Suboptimal Potassium Intake and Potential Impact on Population Blood Pressure

Archives of internal medicine (Impact Factor: 17.33). 09/2010; 170(16):1501-2. DOI: 10.1001/archinternmed.2010.284
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    • "Such a result might be due to the distribution of potassium intake across genders. As shown in a previous report [32], the current data also showed that potassium intake among women was generally lower than men. Approximately 92% of the women included in this study consumed less than the Adequate Intake level (4.7 g/day) of potassium, whereas this value was 82.7% among men. "
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    ABSTRACT: Lower potassium intake is considered to be correlated with diabetes incidence. However, few studies have investigated the effect of potassium intake on metabolic syndrome (MetS). Data was taken from the Korean National Health and Nutritional Examination Survey (2008-2010) using weighted adjustment. MetS was defined as per the revised National Cholesterol Education Program criteria. Homeostasis model assessment indices were calculated to diagnosis insulin resistance (IR). A total of 16,637 participants (44±0.25 years) were included. Women ingested lower amounts of potassium (2.71±0.02 g/day) than men (3.45±0.03 g/day). A curvilinear association between potassium intake and MetS prevalence was found among women. Women with less than the Adequate Intake (4.7 g/day) of potassium had an 11% risk reduction for MetS (adjusted odds ratio [OR], 0.89; 95% confidence interval [CI], 0.82-0.96; P = 0.004) and a 10% risk reduction for IR (OR, 0.90; 95% CI, 0.82-0.99; P = 0.026) for every 1 g/day potassium increase. Compared with the reference group (3.5-4.5 g/day), potassium intake was inversely associated with an increased risk of MetS (1.5-2.5 g/day; OR, 1.29; 95% CI, 1.02-1.63; P = 0.035; <1.5 g/day; OR, 1.40; 95% CI, 1.06-1.85; P = 0.017) and IR (<1.5 g/day; OR, 1.36; 95% CI, 1.05-1.76; P = 0.021). This relationship was more prominent in postmenopausal women, but not observed among men. Higher potassium intake is significantly associated with a lower MetS prevalence in women, and IR is believed to be connected.
    PLoS ONE 01/2013; 8(1):e55106. DOI:10.1371/journal.pone.0055106 · 3.23 Impact Factor
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    ABSTRACT: Dietary potassium intake has been demonstrated to significantly lower blood pressure (BP) in a dose-responsive manner in both hypertensive and nonhypertensive patients in observational studies, clinical trials, and several meta-analyses. In hypertensive patients, the linear dose-response relationship is a 1.0 mm Hg reduction in systolic BP and a 0.52 mm Hg reduction in diastolic BP per 0.6 g per day increase in dietary potassium intake that is independent of baseline potassium deficiency. The average reduction in BP with 4.7 g (120 mmol) of dietary potassium per day is 8.0/4.1 mm Hg, depending race and on the relative intakes of other minerals such as sodium, magnesium, and calcium. If the dietary sodium chloride intake is high, there is a greater BP reduction with an increased intake of dietary potassium. Blacks have a greater decrease in BP than Caucasians with an equal potassium intake. Potassium-induced reduction in BP significantly lowers the incidence of stroke (cerebrovascular accident, CVA), coronary heart disease, myocardial infarction, and other cardiovascular events. However, potassium also reduces the risk of CVA independent of BP reductions. Increasing consumption of potassium to 4.7 g per day predicts lower event rates for future cardiovascular disease, with estimated decreases of 8% to 15% in CVA and 6% to 11% in myocardial infarction.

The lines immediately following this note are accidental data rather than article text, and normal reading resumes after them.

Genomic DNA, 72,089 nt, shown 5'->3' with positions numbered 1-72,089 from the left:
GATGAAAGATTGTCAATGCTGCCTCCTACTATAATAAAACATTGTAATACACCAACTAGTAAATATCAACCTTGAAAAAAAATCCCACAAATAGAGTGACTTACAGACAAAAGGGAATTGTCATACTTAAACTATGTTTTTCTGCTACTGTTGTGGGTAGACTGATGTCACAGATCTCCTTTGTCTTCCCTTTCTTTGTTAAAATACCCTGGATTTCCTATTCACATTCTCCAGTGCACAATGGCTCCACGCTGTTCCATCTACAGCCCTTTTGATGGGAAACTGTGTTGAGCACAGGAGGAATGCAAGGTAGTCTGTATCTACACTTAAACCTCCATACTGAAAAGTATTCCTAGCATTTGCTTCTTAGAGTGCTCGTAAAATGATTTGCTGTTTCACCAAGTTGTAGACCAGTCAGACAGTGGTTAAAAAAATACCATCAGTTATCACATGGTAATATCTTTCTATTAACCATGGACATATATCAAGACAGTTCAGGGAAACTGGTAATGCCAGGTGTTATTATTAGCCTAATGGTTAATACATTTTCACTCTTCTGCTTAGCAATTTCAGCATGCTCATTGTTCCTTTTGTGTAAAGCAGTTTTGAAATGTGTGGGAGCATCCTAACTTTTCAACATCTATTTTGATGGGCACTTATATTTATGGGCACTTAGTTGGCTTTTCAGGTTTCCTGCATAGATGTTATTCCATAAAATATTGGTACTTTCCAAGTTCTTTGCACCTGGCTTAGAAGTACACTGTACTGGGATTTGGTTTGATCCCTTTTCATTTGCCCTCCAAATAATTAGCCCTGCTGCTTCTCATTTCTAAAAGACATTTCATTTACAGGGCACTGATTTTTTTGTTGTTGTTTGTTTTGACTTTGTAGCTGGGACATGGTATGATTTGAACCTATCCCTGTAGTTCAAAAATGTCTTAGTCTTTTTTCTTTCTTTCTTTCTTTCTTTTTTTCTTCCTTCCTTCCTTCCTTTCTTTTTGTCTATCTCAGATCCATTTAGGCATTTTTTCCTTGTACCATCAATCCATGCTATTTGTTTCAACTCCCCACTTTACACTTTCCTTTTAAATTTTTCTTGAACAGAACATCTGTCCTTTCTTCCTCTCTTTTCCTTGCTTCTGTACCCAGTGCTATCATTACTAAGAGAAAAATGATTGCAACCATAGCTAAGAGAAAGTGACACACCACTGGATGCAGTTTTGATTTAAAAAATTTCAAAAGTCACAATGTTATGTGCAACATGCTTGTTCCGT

Current Hypertension Reports 03/2011; 13(4):309-17. DOI:10.1007/s11906-011-0197-8 · 3.44 Impact Factor
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    ABSTRACT: Several epidemiologic studies suggested that higher sodium and lower potassium intakes were associated with increased risk of cardiovascular diseases (CVD). Few studies have examined joint effects of dietary sodium and potassium intake on risk of mortality. To investigate estimated usual intakes of sodium and potassium as well as their ratio in relation to risk of all-cause and CVD mortality, the Third National Health and Nutrition Examination Survey Linked Mortality File (1988-2006), a prospective cohort study of a nationally representative sample of 12,267 US adults, studied all-cause, cardiovascular, and ischemic heart (IHD) diseases mortality. During a mean follow-up period of 14.8 years, we documented a total of 2270 deaths, including 825 CVD deaths and 443 IHD deaths. After multivariable adjustment, higher sodium intake was associated with increased all-cause mortality (hazard ratio [HR], 1.20; 95% confidence interval [CI], 1.03-1.41 per 1000 mg/d), whereas higher potassium intake was associated with lower mortality risk (HR, 0.80; 95% CI, 0.67-0.94 per 1000 mg/d). For sodium-potassium ratio, the adjusted HRs comparing the highest quartile with the lowest quartile were HR, 1.46 (95% CI, 1.27-1.67) for all-cause mortality; HR, 1.46 (95% CI, 1.11-1.92) for CVD mortality; and HR, 2.15 (95% CI, 1.48-3.12) for IHD mortality. These findings did not differ significantly by sex, race/ethnicity, body mass index, hypertension status, education levels, or physical activity. Our findings suggest that a higher sodium-potassium ratio is associated with significantly increased risk of CVD and all-cause mortality, and higher sodium intake is associated with increased total mortality in the general US population.
    Archives of internal medicine 07/2011; 171(13):1183-91. DOI:10.1001/archinternmed.2011.257 · 17.33 Impact Factor
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